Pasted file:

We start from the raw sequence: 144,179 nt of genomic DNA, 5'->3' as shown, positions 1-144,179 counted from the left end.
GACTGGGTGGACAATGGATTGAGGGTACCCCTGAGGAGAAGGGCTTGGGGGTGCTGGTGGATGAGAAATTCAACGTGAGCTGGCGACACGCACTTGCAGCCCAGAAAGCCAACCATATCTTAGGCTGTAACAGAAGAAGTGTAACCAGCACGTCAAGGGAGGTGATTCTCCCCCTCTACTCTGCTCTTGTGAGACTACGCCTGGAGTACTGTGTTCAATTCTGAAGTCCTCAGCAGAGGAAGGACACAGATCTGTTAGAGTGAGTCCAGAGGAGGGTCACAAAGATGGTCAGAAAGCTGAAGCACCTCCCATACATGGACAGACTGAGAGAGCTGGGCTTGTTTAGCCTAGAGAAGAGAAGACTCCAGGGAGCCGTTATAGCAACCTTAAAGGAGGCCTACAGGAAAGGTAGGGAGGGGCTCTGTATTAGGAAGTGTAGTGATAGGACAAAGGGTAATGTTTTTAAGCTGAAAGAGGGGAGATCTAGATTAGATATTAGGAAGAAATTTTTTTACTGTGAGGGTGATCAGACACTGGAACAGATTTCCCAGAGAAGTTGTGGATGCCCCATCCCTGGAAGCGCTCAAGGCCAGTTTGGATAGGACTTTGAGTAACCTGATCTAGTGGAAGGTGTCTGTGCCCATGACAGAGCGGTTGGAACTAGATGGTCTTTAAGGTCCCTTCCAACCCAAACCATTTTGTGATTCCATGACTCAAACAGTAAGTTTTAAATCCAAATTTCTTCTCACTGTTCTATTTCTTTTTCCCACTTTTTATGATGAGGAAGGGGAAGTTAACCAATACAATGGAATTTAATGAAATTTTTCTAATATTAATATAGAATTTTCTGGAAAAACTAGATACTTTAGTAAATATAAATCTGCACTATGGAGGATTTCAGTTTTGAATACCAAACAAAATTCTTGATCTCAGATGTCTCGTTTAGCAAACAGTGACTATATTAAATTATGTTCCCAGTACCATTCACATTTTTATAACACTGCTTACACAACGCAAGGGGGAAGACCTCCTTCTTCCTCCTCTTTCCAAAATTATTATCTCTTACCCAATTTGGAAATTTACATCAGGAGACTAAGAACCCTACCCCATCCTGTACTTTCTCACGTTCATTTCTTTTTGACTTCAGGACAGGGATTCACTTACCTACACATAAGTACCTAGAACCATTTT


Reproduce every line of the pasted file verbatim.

We start from the raw sequence: 144,179 nt of genomic DNA, 5'->3' as shown, positions 1-144,179 counted from the left end.
GACTGGGTGGACAATGGATTGAGGGTACCCCTGAGGAGAAGGGCTTGGGGGTGCTGGTGGATGAGAAATTCAACGTGAGCTGGCGACACGCACTTGCAGCCCAGAAAGCCAACCATATCTTAGGCTGTAACAGAAGAAGTGTAACCAGCACGTCAAGGGAGGTGATTCTCCCCCTCTACTCTGCTCTTGTGAGACTACGCCTGGAGTACTGTGTTCAATTCTGAAGTCCTCAGCAGAGGAAGGACACAGATCTGTTAGAGTGAGTCCAGAGGAGGGTCACAAAGATGGTCAGAAAGCTGAAGCACCTCCCATACATGGACAGACTGAGAGAGCTGGGCTTGTTTAGCCTAGAGAAGAGAAGACTCCAGGGAGCCGTTATAGCAACCTTAAAGGAGGCCTACAGGAAAGGTAGGGAGGGGCTCTGTATTAGGAAGTGTAGTGATAGGACAAAGGGTAATGTTTTTAAGCTGAAAGAGGGGAGATCTAGATTAGATATTAGGAAGAAATTTTTTTACTGTGAGGGTGATCAGACACTGGAACAGATTTCCCAGAGAAGTTGTGGATGCCCCATCCCTGGAAGCGCTCAAGGCCAGTTTGGATAGGACTTTGAGTAACCTGATCTAGTGGAAGGTGTCTGTGCCCATGACAGAGCGGTTGGAACTAGATGGTCTTTAAGGTCCCTTCCAACCCAAACCATTTTGTGATTCCATGACTCAAACAGTAAGTTTTAAATCCAAATTTCTTCTCACTGTTCTATTTCTTTTTCCCACTTTTTATGATGAGGAAGGGGAAGTTAACCAATACAATGGAATTTAATGAAATTTTTCTAATATTAATATAGAATTTTCTGGAAAAACTAGATACTTTAGTAAATATAAATCTGCACTATGGAGGATTTCAGTTTTGAATACCAAACAAAATTCTTGATCTCAGATGTCTCGTTTAGCAAACAGTGACTATATTAAATTATGTTCCCAGTACCATTCACATTTTTATAACACTGCTTACACAACGCAAGGGGGAAGACCTCCTTCTTCCTCCTCTTTCCAAAATTATTATCTCTTACCCAATTTGGAAATTTACATCAGGAGACTAAGAACCCTACCCCATCCTGTACTTTCTCACGTTCATTTCTTTTTGACTTCAGGACAGGGATTCACTTACCTACACATAAGTACCTAGAACCATTTT